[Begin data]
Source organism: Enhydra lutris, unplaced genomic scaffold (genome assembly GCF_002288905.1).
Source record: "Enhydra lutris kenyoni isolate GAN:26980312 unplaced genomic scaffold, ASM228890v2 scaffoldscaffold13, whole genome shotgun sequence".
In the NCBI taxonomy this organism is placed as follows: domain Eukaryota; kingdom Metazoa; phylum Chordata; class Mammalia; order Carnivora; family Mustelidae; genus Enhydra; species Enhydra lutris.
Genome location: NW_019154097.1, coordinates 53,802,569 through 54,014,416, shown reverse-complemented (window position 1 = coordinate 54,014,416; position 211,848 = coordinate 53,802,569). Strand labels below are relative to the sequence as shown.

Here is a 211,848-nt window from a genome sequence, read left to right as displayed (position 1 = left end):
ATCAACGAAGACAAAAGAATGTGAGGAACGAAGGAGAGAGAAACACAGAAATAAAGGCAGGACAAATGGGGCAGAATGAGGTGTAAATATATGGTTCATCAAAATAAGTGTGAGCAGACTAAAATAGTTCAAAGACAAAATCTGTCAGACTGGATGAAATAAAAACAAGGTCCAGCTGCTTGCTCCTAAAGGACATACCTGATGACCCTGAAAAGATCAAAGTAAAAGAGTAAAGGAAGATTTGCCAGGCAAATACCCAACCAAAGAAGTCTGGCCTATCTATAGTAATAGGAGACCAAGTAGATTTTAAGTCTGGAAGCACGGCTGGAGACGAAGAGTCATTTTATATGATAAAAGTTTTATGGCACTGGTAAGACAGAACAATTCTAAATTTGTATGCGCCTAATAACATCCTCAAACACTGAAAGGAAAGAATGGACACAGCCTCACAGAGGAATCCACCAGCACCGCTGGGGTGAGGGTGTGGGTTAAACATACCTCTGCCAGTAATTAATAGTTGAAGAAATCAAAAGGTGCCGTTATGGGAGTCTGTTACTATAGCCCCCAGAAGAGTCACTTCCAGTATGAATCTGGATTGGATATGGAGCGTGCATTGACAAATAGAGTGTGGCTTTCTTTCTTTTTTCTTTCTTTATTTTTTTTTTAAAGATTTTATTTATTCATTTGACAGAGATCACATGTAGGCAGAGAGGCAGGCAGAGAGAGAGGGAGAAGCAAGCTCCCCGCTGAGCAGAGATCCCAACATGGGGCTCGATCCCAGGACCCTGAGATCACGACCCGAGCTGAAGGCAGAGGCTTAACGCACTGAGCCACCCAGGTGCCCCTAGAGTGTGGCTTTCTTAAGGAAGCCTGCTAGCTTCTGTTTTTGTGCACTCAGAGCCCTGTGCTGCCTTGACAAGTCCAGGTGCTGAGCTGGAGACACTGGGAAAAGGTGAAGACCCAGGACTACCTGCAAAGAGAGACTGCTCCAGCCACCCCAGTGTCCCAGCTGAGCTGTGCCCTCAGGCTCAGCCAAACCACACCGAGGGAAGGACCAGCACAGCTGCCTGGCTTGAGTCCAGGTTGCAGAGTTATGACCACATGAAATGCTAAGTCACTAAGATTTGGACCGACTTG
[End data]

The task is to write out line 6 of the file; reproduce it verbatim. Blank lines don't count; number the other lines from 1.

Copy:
ATCAACGAAGACAAAAGAATGTGAGGAACGAAGGAGAGAGAAACACAGAAATAAAGGCAGGACAAATGGGGCAGAATGAGGTGTAAATATATGGTTCATCAAAATAAGTGTGAGCAGACTAAAATAGTTCAAAGACAAAATCTGTCAGACTGGATGAAATAAAAACAAGGTCCAGCTGCTTGCTCCTAAAGGACATACCTGATGACCCTGAAAAGATCAAAGTAAAAGAGTAAAGGAAGATTTGCCAGGCAAATACCCAACCAAAGAAGTCTGGCCTATCTATAGTAATAGGAGACCAAGTAGATTTTAAGTCTGGAAGCACGGCTGGAGACGAAGAGTCATTTTATATGATAAAAGTTTTATGGCACTGGTAAGACAGAACAATTCTAAATTTGTATGCGCCTAATAACATCCTCAAACACTGAAAGGAAAGAATGGACACAGCCTCACAGAGGAATCCACCAGCACCGCTGGGGTGAGGGTGTGGGTTAAACATACCTCTGCCAGTAATTAATAGTTGAAGAAATCAAAAGGTGCCGTTATGGGAGTCTGTTACTATAGCCCCCAGAAGAGTCACTTCCAGTATGAATCTGGATTGGATATGGAGCGTGCATTGACAAATAGAGTGTGGCTTTCTTTCTTTTTTCTTTCTTTATTTTTTTTTTAAAGATTTTATTTATTCATTTGACAGAGATCACATGTAGGCAGAGAGGCAGGCAGAGAGAGAGGGAGAAGCAAGCTCCCCGCTGAGCAGAGATCCCAACATGGGGCTCGATCCCAGGACCCTGAGATCACGACCCGAGCTGAAGGCAGAGGCTTAACGCACTGAGCCACCCAGGTGCCCCTAGAGTGTGGCTTTCTTAAGGAAGCCTGCTAGCTTCTGTTTTTGTGCACTCAGAGCCCTGTGCTGCCTTGACAAGTCCAGGTGCTGAGCTGGAGACACTGGGAAAAGGTGAAGACCCAGGACTACCTGCAAAGAGAGACTGCTCCAGCCACCCCAGTGTCCCAGCTGAGCTGTGCCCTCAGGCTCAGCCAAACCACACCGAGGGAAGGACCAGCACAGCTGCCTGGCTTGAGTCCAGGTTGCAGAGTTATGACCACATGAAATGCTAAGTCACTAAGATTTGGACCGACTTG